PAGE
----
A FEW WORDS ABOUT THE ONTARIO TRADITIONAL MUSIC LIBRARY - Ian Bell
The online version of this project started under highly informal circumstances when my friend Brad McEwen (Artistic Director of the Millrace Folk Society ) brought my attention to a folk music website that he was a fan of. It was (and is) a wide-ranging regional resource of folk music and dance from Glouscestershire UK (glostrad.com). After a quick look around it seemed to me that it could be fun to have of those kinds of resources available to anyone interested in traditional music from right here in Ontario.
My closet seemed like it might be a good place to start.
After a bit of discussion with Brad, Bill Nesbitt, Anne Lederman, Mac Swackhammer and others I weighted the merits of creating the projects under the auspices of an existing academic institution or cultural organization. Once I came to understand that this could take years - I decided to go rogue with it. A Kickstarter Campaign raised money to get the website up and a talented and sympathetic website designer, David Bowen of Businesslore created the fairly complex platform required to be able to present the images, text, MIDI files, sound samples and videos that you can access through the site. The sheet music is in the form of JPGs. To print them just save them to your own computer first.
The Ontrad Library is curated by me. It is largely the result of my having performed Ontario folk music in many forms and in many situations since the late 1970s. Over the past four decades many people have given me many wonderful things. These have included old sheet music, photocopies of manuscripts, early recordings, musical instruments, photographs, and other ephemera. In the course of putting together programmes of historical music I have also done a lot of original research that has yielded more of the same. This material has been accumulating in boxes, bookshelves and more recently computer files in the room where I say I work.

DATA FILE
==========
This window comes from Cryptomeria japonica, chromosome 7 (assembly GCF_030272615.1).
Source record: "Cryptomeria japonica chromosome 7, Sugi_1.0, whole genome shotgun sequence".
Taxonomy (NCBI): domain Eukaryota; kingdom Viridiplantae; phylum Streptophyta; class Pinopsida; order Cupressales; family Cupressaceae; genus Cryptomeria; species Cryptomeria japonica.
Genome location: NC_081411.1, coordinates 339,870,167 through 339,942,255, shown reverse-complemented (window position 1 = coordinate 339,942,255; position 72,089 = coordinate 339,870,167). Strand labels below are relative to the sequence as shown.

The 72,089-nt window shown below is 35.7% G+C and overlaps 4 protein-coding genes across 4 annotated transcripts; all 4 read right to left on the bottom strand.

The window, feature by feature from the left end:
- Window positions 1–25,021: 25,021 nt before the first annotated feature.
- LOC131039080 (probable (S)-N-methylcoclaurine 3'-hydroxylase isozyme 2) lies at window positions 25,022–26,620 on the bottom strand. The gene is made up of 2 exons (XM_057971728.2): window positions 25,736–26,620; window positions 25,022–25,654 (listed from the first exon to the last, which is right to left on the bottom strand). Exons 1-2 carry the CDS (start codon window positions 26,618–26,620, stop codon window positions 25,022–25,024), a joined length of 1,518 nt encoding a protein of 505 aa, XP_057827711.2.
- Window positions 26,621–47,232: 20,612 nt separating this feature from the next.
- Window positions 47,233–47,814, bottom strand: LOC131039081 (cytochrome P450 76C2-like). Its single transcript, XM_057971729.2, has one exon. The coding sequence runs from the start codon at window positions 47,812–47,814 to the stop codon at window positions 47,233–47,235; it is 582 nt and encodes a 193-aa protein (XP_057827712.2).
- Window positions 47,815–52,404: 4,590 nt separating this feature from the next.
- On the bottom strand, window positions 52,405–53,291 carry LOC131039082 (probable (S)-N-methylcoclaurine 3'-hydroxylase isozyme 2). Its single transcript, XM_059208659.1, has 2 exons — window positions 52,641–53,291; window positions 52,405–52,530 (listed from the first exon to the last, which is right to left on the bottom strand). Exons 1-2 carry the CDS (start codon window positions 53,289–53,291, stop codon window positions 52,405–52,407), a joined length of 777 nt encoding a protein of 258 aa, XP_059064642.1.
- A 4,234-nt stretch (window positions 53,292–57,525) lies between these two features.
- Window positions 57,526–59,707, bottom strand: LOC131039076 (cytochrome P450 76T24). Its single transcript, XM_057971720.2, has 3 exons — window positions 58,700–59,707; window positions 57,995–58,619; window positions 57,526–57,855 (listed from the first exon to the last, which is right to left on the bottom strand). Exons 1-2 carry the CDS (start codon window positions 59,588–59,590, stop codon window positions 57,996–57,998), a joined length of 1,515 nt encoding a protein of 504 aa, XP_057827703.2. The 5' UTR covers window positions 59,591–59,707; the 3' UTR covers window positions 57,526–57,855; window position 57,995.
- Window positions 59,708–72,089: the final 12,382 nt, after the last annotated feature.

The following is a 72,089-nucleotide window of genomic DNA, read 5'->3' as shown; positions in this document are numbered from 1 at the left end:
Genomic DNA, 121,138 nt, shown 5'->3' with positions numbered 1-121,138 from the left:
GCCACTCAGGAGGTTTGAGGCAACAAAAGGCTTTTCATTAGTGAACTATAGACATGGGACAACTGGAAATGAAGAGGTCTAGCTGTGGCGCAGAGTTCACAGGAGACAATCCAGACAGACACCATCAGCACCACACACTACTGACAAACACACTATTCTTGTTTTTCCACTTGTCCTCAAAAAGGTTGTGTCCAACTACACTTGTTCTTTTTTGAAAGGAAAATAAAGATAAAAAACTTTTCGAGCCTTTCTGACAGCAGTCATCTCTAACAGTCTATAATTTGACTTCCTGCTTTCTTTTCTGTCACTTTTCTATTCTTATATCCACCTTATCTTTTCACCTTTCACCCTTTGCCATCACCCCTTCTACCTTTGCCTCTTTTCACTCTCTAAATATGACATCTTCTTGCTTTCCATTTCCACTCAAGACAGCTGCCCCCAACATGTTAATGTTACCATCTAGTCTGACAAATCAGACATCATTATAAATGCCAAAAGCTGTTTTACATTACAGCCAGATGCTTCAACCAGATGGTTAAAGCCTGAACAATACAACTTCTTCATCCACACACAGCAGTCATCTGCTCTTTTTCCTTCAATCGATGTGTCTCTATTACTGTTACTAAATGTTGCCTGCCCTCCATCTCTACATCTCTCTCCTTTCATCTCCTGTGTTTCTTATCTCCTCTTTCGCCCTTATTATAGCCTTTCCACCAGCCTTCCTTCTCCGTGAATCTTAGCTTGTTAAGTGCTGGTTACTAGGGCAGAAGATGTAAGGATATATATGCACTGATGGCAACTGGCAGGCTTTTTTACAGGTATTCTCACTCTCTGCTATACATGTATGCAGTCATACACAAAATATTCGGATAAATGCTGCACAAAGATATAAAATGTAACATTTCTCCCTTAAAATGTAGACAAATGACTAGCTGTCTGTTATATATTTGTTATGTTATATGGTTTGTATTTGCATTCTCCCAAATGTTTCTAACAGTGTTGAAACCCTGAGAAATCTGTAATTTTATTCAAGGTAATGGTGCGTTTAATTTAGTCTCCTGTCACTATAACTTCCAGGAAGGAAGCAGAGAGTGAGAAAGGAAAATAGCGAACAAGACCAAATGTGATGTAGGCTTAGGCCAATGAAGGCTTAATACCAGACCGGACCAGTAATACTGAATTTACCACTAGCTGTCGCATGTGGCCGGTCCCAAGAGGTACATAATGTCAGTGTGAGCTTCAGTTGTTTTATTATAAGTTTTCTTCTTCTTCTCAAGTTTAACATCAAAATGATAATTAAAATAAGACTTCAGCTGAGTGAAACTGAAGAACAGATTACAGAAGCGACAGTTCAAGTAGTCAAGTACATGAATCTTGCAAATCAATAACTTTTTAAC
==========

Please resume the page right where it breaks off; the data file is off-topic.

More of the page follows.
When I first started wanting to learn and perform old Ontario music in the late 1970s I found it very difficult to find suitable material to work with. I spent a lot of time in libraries, archives, flea markets, jam sessions and square dances to learn the little bit that know now. It is my hope that The Ontario Traditional Music Library will make this task easier for anyone who might happen to want to do the same thing now.
Ontario has countless separate and equally valuable folk music traditions. I have made no attempt to make this collection all-inclusive. The initial (several hundred) entries are essentially the result of me digitizing the contents of the room I'm working in now. Thus, what you will find here are things that were of interest to a non-academic folk musician. None-the-less, there's quite a lot of it, and I still think it's pretty interesting. I welcome material from other traditions if someone with a good grasp of them is willing to submit examples.
Many volunteers have already stepped forward to help with a number of different tasks to make this site a reality. To them, all thanks.
Finally, I make no claim to hold copyright on any of the material that appears on this site. Whenever possible I have attempted to seek permission for to use of items that may be considered the property of others. If there is something on this site that you feel should not be there please contact me and we'll sort it out.
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